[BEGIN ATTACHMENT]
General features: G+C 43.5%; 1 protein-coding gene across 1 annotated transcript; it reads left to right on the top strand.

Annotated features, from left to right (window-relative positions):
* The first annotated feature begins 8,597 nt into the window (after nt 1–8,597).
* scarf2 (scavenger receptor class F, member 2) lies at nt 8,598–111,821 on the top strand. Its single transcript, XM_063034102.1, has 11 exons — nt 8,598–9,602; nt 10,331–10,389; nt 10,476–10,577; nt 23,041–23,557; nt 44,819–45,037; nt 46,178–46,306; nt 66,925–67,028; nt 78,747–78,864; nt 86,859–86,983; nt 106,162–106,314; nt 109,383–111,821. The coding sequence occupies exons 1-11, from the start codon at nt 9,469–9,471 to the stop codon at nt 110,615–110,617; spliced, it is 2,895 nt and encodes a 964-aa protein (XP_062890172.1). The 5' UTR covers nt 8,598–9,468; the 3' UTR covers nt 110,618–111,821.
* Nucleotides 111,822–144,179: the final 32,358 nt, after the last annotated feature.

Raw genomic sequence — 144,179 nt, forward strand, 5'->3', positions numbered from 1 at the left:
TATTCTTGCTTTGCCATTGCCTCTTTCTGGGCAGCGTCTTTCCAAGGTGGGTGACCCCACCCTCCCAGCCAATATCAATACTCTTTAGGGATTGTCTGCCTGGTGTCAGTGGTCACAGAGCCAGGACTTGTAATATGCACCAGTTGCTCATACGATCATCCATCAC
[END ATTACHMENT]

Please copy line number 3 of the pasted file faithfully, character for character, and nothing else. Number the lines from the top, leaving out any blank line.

* The first annotated feature begins 8,597 nt into the window (after nt 1–8,597).